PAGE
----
Research by: Babak Hayati & Sandeep Puri
Purpose: Extant sales management literature show that holding negative headquarters stereotypes (NHS) by salespeople is harmful to their sales performance. However, there is a lack of research on how managers can leverage organizational structures to minimize NHS in salesforces. This empirical research studies how social network patterns influence the flow of NHS among salespeople and sales managers in a large B2B sales organization.
Design/methodology/approach: We hypothesize and test whether patterns of social networks among salespeople and sales managers determine the stereotypical attitudes of salespeople toward corporate directors and, eventually, impact their sales performance. We analyzed a multilevel dataset from the B2B sales forces of a large US-based media company.
Findings: We found that organizational social network properties including the sales manager’s team centrality, sales team’s network density, and sales team’s external connectivity moderate the flow of NHS from sales managers and peer salespeople to a focal salesperson.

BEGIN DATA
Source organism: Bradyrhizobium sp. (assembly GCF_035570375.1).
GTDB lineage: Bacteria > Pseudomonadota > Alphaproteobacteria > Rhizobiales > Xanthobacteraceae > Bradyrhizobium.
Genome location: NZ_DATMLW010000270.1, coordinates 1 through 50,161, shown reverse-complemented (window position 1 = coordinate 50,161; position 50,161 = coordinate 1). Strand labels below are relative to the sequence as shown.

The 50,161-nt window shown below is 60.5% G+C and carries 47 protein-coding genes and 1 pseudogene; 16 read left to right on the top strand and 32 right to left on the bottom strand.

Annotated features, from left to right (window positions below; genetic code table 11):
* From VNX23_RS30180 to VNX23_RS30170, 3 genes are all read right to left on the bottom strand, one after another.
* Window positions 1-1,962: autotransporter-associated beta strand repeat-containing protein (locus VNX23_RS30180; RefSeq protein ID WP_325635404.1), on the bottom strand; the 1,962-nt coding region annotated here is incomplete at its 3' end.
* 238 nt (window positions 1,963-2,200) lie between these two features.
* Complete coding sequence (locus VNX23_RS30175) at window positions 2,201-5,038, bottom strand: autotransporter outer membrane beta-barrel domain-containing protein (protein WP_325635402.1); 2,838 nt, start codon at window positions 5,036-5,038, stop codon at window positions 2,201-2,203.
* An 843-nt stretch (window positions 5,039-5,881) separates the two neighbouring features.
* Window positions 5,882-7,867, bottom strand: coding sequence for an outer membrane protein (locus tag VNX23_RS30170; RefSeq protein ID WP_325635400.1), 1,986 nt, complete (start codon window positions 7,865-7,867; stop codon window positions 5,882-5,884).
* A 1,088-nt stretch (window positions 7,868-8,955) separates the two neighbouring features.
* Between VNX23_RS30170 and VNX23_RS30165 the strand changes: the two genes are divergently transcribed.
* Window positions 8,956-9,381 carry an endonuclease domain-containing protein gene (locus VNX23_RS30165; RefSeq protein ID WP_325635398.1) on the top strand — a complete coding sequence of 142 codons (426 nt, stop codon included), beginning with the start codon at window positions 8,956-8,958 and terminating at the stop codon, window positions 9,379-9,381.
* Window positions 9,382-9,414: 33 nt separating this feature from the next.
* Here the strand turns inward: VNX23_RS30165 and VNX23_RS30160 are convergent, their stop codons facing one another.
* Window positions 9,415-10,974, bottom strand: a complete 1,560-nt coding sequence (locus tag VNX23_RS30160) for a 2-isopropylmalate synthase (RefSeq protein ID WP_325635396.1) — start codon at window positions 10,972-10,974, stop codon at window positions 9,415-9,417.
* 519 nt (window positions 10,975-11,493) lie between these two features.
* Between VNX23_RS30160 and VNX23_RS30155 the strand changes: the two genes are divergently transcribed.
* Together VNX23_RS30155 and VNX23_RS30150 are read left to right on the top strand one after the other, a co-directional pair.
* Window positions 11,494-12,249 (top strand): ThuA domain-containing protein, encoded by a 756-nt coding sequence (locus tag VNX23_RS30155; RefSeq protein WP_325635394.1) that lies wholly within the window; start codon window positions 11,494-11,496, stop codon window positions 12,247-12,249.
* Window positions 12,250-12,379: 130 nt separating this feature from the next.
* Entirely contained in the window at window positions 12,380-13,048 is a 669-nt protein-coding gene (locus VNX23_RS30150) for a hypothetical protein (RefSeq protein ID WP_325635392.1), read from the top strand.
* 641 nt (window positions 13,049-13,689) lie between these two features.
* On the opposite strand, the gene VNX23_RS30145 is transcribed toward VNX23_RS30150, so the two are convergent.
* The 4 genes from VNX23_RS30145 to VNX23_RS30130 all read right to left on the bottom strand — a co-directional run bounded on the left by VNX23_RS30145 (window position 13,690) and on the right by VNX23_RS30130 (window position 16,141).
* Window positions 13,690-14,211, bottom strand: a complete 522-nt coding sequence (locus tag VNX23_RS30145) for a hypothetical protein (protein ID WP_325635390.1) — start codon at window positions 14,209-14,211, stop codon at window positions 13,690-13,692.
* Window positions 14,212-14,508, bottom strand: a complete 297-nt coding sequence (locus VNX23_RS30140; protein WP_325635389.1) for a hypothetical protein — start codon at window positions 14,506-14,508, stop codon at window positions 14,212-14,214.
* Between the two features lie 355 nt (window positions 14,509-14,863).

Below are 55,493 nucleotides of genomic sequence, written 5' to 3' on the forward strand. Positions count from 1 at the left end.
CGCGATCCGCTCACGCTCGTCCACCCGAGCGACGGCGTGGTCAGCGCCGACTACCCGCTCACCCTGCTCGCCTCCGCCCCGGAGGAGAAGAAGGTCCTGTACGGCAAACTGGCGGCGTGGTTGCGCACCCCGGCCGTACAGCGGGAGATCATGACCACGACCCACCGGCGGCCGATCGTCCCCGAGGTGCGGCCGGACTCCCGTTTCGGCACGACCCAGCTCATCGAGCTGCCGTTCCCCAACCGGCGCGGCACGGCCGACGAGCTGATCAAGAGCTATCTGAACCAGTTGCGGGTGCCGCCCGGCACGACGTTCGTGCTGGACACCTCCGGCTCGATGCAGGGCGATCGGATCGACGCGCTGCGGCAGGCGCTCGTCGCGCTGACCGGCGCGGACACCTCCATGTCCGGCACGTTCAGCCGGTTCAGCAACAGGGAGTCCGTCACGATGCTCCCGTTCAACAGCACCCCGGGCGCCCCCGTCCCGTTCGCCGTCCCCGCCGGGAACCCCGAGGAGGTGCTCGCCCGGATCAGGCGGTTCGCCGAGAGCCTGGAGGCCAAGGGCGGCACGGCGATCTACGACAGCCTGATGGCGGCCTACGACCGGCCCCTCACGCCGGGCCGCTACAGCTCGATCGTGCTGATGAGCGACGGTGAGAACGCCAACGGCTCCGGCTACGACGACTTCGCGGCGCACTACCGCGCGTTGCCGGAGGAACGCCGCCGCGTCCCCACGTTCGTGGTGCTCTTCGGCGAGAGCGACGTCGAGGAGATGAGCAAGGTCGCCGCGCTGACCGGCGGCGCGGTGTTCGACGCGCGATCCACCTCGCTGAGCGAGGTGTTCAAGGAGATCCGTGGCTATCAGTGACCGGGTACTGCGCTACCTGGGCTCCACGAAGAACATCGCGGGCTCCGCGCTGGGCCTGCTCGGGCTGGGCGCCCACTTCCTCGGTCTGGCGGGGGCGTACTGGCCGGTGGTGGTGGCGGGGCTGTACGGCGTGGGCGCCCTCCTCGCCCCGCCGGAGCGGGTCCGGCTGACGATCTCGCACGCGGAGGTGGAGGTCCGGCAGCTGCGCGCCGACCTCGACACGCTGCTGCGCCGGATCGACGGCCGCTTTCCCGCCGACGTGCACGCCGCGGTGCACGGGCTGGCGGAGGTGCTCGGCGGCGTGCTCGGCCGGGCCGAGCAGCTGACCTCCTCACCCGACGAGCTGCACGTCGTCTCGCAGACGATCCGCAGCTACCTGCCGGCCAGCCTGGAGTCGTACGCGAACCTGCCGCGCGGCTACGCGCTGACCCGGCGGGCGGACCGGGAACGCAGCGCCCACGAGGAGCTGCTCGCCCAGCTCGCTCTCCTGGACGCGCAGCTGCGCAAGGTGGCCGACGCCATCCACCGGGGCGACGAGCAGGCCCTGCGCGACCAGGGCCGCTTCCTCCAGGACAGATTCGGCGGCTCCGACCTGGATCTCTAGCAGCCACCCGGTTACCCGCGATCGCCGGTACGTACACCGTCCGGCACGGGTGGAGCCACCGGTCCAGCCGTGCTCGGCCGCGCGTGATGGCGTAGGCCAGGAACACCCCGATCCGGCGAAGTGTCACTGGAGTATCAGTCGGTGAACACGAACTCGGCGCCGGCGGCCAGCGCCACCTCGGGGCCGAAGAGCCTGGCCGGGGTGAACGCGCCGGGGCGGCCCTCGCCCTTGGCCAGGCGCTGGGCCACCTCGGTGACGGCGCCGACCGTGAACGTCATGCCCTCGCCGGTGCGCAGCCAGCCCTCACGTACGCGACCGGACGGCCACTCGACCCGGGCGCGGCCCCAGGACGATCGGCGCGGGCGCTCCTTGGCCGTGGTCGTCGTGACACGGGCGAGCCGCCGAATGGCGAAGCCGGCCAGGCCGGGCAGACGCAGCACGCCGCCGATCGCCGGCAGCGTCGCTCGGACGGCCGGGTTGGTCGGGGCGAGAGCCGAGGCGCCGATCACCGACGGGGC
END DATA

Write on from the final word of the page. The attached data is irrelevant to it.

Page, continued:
Research limitations: First, our data was cross-sectional and did not allow us to examine the dynamics of social network patterns and their impact on NHS. Second, we only focused on advice-seeking social networks and did not examine other types of social networks such as friendship and trust networks. Third, our context was limited to one company in the media industry.
Practical implications: We provide recommendations to sales managers on how to leverage and influence social networks to minimize the development and flow of NHS in sales forces.
Originality/value: Our findings advance existing knowledge on how negative headquarters stereotypes get shared and transferred in sales organizations. Moreover, this study provides crucial managerial insights with regards to controlling and managing NHS in sales forces.
To cite this article: Hayati, B. & Puri, S. (2020). The impact of organizational social networks on salespeople’s negative headquarters stereotypes. Journal of Business and Industrial Marketing. https://doi.org/10.1108/JBIM-07-2019-0327.
To access this article: https://doi.org/10.1108/JBIM-07-2019-0327Page Break
About the Journal
The Journal of Business & Industrial Marketing publishes research on new ideas concerning business-to-business marketing, that is, how one company or organization markets its goods/services/ideas to another company or organization.
SJR: 57 | ABS: 2